On Wednesday, September 19, a platoon of injured soldiers and marines from the Los Angeles Veterans Administration Hospital were treated to a day in the surf. Many of these veterans had suffered traumatic brain injuries in combat. Shot, blown up, crashed and crushed, they had all been in rehab for many years, their brains poked, prodded, opened, closed and drugged as part of their long rehabilitation. What these surfers needed was to get away from the shady turf of the hospital and catch some rays in the sunny surf at Zuma.
The Vets were aided and abetted by volunteer surfers from the VA supported by employees of the William Morris Agency: suits in wetsuits who took a day off from work to help these veterans bath their battered brains in those sweet liqueurs that come from hard exercise in the deep and dark blue ocean.
Operation Amped took place in front of Tower 12 at Zuma Beach. The veterans were all met at the beach by Shaun Tomson, a former World Surfing Champion and iconic idol to all surfers, including former Surfing Magazine editor and present William Morris agent Jeff Kolodny. He served as a sort of gentle drill instructor on this day, rallying the vets and instructors to introduce Tom Tapp, a surfer from Calabasas who organized the first Operation Amped: “The first one was August of 2006,” Tapp said. “Very grass roots. Ten surfers and eight soldiers. Most of the vets were shrapnel and gunshot wounds. The second Operation Amped was this past August. It was a three-day event that really blew up. We had about 15 surfers plus Billabong’s surf camp crew plus another 20 or so volunteers. There were 16 vets, all from Iraq and all amputees. Red tape was actually pretty minimal. Many of the organizations who sponsored the event, like The Wounded Warrior Project and Disabled Sports USA work with the military a lot. They just took care of the red tape for us.”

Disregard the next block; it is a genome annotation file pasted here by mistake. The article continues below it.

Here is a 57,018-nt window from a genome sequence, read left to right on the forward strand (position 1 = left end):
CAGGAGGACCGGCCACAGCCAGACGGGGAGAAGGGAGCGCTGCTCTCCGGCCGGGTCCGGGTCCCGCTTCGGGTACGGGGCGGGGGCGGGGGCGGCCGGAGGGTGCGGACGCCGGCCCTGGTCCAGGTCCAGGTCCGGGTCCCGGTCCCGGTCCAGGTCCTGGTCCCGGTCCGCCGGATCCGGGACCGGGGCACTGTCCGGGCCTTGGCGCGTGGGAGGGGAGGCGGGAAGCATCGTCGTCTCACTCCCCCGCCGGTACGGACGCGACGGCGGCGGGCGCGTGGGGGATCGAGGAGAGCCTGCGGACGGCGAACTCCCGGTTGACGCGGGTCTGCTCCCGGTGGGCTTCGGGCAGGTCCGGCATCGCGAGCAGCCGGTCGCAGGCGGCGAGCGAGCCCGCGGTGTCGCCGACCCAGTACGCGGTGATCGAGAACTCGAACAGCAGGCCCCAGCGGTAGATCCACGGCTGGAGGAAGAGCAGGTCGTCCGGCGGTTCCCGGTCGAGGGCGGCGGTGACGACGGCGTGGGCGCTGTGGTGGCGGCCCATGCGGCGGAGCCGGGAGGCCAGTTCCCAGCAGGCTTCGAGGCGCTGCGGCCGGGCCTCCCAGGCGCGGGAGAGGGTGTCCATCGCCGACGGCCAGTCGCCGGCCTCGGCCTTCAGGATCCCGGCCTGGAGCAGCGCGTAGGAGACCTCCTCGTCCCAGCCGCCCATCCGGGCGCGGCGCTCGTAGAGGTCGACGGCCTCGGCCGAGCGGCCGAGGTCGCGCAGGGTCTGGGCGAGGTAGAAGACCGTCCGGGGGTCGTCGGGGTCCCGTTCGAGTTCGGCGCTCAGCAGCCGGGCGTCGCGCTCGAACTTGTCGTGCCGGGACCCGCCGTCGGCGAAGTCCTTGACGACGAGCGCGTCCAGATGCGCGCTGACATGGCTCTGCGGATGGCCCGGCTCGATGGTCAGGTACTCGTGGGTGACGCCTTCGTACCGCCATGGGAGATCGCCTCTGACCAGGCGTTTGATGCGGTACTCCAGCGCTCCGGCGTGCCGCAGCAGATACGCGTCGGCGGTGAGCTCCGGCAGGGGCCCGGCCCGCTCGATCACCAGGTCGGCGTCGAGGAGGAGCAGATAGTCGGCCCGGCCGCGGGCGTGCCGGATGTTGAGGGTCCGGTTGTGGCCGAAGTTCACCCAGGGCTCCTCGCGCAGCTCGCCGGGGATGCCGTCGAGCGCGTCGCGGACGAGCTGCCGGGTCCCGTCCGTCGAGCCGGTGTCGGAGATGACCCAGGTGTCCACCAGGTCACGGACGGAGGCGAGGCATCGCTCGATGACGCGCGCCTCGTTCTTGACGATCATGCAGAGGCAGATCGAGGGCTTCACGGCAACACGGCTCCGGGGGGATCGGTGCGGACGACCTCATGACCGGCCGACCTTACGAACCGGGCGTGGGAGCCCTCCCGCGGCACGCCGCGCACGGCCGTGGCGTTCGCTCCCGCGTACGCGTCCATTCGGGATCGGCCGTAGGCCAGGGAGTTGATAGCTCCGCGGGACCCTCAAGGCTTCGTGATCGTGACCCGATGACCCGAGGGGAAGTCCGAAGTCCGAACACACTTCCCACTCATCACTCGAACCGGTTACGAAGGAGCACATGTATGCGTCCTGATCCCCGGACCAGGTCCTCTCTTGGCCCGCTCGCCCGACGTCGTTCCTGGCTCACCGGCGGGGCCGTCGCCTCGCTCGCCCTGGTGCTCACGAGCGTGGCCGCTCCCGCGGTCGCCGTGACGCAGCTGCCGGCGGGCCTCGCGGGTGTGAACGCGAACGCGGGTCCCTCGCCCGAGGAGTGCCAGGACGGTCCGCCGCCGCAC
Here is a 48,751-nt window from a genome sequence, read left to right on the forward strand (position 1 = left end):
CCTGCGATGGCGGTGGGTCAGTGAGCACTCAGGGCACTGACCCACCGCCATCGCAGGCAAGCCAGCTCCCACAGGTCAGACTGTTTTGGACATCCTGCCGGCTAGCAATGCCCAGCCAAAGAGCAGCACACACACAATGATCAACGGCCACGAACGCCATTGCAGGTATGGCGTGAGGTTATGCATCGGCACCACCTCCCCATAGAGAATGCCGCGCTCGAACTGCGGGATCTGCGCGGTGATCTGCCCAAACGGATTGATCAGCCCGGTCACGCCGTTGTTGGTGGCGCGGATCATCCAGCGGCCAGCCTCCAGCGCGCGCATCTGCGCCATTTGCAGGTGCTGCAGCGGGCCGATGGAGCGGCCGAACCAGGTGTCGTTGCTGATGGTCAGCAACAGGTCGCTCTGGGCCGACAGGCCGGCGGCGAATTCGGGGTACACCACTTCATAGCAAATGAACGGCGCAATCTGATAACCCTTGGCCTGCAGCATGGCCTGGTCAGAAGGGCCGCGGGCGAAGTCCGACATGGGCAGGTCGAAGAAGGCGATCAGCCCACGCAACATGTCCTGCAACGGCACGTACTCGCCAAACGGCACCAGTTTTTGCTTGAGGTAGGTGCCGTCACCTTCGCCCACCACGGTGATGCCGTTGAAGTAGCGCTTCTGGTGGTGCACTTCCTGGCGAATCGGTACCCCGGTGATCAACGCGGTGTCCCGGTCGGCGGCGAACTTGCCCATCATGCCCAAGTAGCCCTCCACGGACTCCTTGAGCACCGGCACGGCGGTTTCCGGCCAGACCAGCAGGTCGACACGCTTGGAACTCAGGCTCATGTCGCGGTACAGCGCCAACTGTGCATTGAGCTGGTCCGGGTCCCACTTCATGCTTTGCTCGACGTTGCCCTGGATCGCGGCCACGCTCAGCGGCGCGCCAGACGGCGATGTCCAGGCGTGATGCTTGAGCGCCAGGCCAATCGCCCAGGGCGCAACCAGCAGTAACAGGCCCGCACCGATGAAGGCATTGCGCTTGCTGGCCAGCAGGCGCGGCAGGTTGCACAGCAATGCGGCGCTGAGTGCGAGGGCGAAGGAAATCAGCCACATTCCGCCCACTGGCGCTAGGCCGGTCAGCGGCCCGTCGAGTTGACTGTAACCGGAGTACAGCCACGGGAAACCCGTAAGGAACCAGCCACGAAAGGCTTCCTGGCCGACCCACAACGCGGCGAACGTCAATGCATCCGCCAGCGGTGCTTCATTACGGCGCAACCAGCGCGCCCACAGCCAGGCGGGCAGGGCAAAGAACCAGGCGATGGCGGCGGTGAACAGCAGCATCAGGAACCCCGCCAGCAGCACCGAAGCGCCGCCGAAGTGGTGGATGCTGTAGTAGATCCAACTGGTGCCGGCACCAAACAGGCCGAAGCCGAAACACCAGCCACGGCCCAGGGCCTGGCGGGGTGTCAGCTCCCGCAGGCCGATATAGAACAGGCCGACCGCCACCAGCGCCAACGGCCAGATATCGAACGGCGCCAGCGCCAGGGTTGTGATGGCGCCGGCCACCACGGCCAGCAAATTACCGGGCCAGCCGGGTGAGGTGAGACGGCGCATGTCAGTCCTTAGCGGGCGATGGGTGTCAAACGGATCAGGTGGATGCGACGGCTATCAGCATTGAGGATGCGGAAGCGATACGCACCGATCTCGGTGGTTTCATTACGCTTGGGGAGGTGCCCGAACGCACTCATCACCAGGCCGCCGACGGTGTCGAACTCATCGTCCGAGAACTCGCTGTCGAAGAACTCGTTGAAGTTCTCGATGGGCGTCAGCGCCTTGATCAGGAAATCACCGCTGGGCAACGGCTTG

Randi Woodrow is the Chief Physical Therapist at the Greater Los Angeles VA Medical Center. She was inspired by the Camp Pendleton event to bring Operation Amped to Los Angeles. She explained that all of the men and women on the beach were all strong, healthy people who did interesting things in their military careers, but had acquired disabilities for whatever reason. Looking around, only one of the Stoke Platoon was visibly injured – a guy in his twenties missing an arm and a leg. The others did not appear outwardly injured, but there was a quietness and a shyness and even a slight sadness to some of them which suggested they had been through a lot.
Jeff Kolodny then introduced, “a very special guest. The 1977 World champion from South Africa. Shaun Tomson is here to talk about surfing and he has an amazing book called Surfer’s Code that all the Vets will get a copy of, and you’ll love it.”
Shaun Tomson is tall, dark and handsome and speaks with a precise, elegant South African elocution that makes Prince Charles sound like a hillbilly: “Surfing is a wonderful sport for you guys who haven’t done it,” Tomson said to the Vets. “It teaches you so much about life. It teaches you about independence and commitment and courage, which you guys know enough about. It can help you if you have terrible challenges in your life. I lost my beautiful boy last year. He was 15 years old and surfing really helped me get through that pain of loss.”
In April of 2005, Shaun’s son Matthew died tragically of asphyxiation in what Shaun described as a “tragic schoolboy prank:” “You guys have had a similar loss,” Shaun continued. “A piece of you is gone and a piece of me is gone, too. But I think what surfing teaches you is you should just paddle back out, you know? It teaches you there is always going to be another wave out there.”